Department of Energy facilities such as the Joint Genome Institute provide us with DNA sequences for entire genomes, most famously the human genome. However, a DNA sequence alone isn’t sufficient to determine how a gene will function in a cell, or if indeed it will be functional at all. We also need to know the spatial 3D arrangement of the genome in the nucleus. A single strand of DNA, about two meters long, must be tightly packed into the nucleus of a cell, which is only around six micrometers in diameter. Thus, bits of DNA that may be very distant in linear sequence may actually be in close proximity in a living cell. This “topological” proximity can have functional implications, in terms of gene expression, replication, and repair, and thus has profound implications for human health and the treatment of genetic disorders and diseases.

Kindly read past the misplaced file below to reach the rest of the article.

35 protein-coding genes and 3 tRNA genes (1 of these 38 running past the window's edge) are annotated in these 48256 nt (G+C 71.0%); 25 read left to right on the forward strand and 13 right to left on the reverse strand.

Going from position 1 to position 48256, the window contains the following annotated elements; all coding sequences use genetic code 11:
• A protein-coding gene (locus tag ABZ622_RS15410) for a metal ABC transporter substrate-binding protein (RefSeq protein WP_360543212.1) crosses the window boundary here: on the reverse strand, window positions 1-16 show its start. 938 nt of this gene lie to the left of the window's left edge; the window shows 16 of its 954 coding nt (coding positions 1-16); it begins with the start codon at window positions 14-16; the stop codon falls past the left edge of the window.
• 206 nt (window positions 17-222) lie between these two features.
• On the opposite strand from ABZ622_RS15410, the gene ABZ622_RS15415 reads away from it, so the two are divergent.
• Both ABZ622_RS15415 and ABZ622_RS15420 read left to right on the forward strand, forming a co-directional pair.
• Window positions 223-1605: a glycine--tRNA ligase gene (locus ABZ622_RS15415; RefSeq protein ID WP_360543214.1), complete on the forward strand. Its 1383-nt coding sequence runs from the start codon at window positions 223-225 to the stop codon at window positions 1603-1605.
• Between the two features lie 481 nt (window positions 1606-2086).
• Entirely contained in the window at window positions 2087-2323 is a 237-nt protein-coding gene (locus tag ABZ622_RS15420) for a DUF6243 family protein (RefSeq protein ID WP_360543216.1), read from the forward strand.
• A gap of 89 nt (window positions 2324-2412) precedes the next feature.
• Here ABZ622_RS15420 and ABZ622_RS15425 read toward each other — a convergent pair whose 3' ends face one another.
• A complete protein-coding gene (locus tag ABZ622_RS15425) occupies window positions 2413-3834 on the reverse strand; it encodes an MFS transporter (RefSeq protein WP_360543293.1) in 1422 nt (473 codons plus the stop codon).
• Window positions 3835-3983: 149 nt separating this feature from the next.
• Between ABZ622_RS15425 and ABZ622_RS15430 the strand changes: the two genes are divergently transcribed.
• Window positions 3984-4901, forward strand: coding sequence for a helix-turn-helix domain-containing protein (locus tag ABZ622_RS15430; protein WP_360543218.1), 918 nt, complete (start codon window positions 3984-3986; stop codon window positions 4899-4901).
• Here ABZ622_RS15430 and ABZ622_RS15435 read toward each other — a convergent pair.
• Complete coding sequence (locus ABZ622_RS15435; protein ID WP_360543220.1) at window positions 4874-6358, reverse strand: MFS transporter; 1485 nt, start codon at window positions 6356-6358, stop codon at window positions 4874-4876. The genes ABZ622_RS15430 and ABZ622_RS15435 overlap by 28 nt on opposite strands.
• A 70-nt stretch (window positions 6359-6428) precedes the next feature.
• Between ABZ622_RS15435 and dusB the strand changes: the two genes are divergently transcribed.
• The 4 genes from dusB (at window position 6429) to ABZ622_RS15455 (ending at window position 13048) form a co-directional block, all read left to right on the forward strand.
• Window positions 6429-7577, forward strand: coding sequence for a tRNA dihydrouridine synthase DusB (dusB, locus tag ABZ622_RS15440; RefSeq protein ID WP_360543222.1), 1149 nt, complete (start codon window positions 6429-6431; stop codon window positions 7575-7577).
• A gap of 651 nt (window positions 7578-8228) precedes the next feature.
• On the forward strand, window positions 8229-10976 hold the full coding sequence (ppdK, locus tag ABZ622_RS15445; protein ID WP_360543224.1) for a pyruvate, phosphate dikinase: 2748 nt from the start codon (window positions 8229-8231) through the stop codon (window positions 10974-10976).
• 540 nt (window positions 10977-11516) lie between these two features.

Researchers have now made a significant advance in determining the 3D organization of genomes by combining modeling and probabilistic calculations with minimally perturbing imaging techniques. At ALS Beamline 2.1, Tjong et al. used cryogenic light microscopy and soft x-ray tomography, a combination not available at any other synchrotron facility, to confirm the presence, predicted by the model, of centromere clusters in a cell nucleus (centromeres are the central part of a chromosome where the two “arms” are joined). The models reproduce structural properties remarkably well, even those that were not included as input constraints and were not readily observable in the original biochemical data. The experimentally validated, predictive models described in this paper can be used to answer fundamental questions, such as how the genome architecture differs in different types of cell within the same organism.
Work performed at ALS Beamline 2.1.
H. Tjong, W. Li, R. Kalhor, C. Dai, S. Hao, K. Gong, Y. Zhou, H. Li, X. Zhou, M.A. Le Gros, C. Larabell, L. Chen, and Frank Alber, “Population-based 3D genome structure analysis reveals driving forces in spatial genome organization,” PNAS 113, E1663 (2016).